As It Happens

What it's like to be a Black ornithology professor cycling across the U.S. right now

When Harvard ornithology professor Scott Edwards first started planning his cross-country bicycle tour, the world felt like a different place.

Scott Edwards says his journey took on ‘a larger purpose’ in the context of the Black Lives Matter movement 

Harvard ornithology professor Scott Edwards is cycling across the U.S. (Submitted by Scott Edwards)
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When Harvard ornithology professor Scott Edwards first started planning his cross-country bicycle tour, the world felt like a different place.

George Floyd, a Black man, had not yet been killed by a white Minneapolis police officer. Christian Cooper, a Black bird watcher, had not yet been threatened by a white woman in Central Park. Thousands of people had not yet taken to the streets across the U.S., Canada and elsewhere to protest anti-Black racism. 

These things, he said, have "changed the tenor" of his journey. Now he rides with signs that promote the Black Lives Matter movement and express solidarity with Black birders. 

And as a Black man travelling alone through the rural U.S., he says he's been having fascinating conversations with everyday people about this unique moment in time.

Edwards is now nearly a month into his trip from the Atlantic to the Pacific. He spoke to As It Happens guest host Duncan McCue from Henry, Ill. Here is part of their conversation. 

I understand you've had this dream of cycling across the country for years now. Why?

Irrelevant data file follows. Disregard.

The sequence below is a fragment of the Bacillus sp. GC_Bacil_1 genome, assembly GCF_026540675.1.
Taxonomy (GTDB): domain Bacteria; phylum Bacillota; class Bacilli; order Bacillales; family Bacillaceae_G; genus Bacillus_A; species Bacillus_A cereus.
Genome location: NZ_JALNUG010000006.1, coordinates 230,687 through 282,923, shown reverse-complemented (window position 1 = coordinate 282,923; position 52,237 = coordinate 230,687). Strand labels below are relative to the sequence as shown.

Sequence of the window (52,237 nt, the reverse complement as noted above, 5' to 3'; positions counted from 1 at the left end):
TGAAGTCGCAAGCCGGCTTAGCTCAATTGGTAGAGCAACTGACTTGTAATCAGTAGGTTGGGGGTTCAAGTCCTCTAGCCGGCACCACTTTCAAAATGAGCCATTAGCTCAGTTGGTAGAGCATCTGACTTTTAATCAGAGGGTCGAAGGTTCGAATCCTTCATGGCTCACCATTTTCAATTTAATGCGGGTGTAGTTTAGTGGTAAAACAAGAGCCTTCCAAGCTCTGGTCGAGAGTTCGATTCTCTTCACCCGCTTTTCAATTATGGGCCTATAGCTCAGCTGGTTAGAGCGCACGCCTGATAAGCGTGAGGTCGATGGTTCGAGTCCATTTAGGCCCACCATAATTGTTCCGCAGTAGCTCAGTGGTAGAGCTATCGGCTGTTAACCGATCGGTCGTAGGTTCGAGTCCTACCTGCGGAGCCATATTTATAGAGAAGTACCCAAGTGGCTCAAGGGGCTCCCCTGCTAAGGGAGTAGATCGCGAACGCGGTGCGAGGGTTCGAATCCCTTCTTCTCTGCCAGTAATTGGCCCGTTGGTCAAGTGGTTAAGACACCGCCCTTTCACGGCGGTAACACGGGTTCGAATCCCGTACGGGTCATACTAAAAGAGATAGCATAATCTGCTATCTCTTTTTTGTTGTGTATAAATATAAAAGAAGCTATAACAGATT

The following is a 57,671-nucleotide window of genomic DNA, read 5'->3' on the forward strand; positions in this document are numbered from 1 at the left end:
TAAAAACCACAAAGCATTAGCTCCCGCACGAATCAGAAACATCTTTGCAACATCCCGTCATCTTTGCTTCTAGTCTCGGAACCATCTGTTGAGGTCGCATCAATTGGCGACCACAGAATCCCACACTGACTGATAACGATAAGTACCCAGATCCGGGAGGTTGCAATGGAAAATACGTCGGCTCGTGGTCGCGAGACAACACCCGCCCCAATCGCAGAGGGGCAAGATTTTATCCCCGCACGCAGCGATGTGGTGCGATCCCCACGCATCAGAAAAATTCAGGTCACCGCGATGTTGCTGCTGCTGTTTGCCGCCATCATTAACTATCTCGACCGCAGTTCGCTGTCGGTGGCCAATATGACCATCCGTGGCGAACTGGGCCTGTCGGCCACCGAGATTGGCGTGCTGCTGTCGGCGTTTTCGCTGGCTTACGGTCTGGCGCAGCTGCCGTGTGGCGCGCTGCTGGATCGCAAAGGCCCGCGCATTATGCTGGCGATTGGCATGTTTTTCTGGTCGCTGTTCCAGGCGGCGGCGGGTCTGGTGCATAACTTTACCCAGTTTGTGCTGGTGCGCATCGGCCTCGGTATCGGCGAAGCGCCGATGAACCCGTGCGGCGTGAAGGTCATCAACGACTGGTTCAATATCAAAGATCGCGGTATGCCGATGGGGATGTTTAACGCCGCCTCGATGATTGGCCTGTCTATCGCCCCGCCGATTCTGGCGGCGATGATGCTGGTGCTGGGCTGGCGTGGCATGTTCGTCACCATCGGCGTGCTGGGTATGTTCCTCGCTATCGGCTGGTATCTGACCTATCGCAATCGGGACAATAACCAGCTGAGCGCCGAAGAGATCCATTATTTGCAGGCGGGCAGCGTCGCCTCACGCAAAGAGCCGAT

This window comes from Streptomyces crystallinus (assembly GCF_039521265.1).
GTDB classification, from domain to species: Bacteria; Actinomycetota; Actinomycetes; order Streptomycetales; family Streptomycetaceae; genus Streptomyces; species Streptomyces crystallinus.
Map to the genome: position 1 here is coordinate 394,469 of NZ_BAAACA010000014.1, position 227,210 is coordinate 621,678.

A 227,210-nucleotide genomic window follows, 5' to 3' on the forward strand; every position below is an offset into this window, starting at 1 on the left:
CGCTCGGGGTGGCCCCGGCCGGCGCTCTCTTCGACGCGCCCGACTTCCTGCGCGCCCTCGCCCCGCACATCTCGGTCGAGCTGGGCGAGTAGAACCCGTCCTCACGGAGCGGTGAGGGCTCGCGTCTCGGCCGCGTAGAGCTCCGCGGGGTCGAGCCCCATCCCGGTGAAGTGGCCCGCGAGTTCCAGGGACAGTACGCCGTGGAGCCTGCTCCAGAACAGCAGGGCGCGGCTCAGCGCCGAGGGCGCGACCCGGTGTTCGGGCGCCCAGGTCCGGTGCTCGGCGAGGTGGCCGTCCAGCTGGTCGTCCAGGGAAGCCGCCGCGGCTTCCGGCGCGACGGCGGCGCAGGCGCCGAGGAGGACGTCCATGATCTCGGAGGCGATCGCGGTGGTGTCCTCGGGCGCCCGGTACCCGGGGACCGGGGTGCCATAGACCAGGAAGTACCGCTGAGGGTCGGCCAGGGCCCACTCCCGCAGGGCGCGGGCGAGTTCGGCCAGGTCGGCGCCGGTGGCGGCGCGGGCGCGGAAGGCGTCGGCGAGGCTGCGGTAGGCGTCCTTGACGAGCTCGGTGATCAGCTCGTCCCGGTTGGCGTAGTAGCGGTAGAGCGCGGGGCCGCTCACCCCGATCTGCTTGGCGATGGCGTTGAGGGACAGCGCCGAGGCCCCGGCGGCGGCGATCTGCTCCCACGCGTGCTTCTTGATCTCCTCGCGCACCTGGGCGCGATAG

It's a dream a lot of folks have, actually. I'm certainly not the first one. And, you know, biking long distance, it's a great way to see a country. 

Whether it's Europe or whether it's, you know, the United States or Canada, bicycling slows you down, allows you to look at stuff, allows you to talk to people, and allows you to see the landscape in a way that you'd never, ever see from a car, or I would argue, even for a motorcycle. 

So that is why I'm bicycling, and yeah, so far it's going really well.

You were able to hatch this trip because things slowed down on the Harvard campus because of the pandemic. When you started to plan the trip, how did your feelings about it change after the police killed George Floyd and then also the incident involving a Black birder in Central Park? 

Those kinds of incidents are terrible. And as an African American in the United States, you know, I will not claim I've had anything close to what the Black birder in Central Park had or anything.

But I have done a lot of fieldwork around the world and worked out by myself in odd places and places where folks might be suspicious and think you're doing something that you aren't. And, you know, you just learn to be cautious, look over your shoulder.

The truth is, 99 per cent of the planet's people are well-meaning and nice. And unfortunately, we tend to hear about the bad incidents. 

So those incidents did not change my plans, although they did change the tenor of my bicycle trip for sure.

How?

About three or four days into the trip, I was planning on a homestay through this organization. And, you know, the woman I was going to stay with looked at my profile online and she immediately reached out and said, hey, "Are you involved with the Black Birders Week?"

I was intrigued by that because, honestly, whether you're Black or white, most people had never even heard of the Black Birders Week.

The next day, you know, it just dawned on me that I might be able to ask this lady to make a few signs for me so I could contribute in a small way to expressing the outrage of African Americans and other people of colour. 

And, my goodness, she just went to town. And within 24 hours, you had beautiful signs made.

It's been a great mix of birds, Black Lives Matter, and just kind of spacing out on the long road- Scott Edwards, ornithologist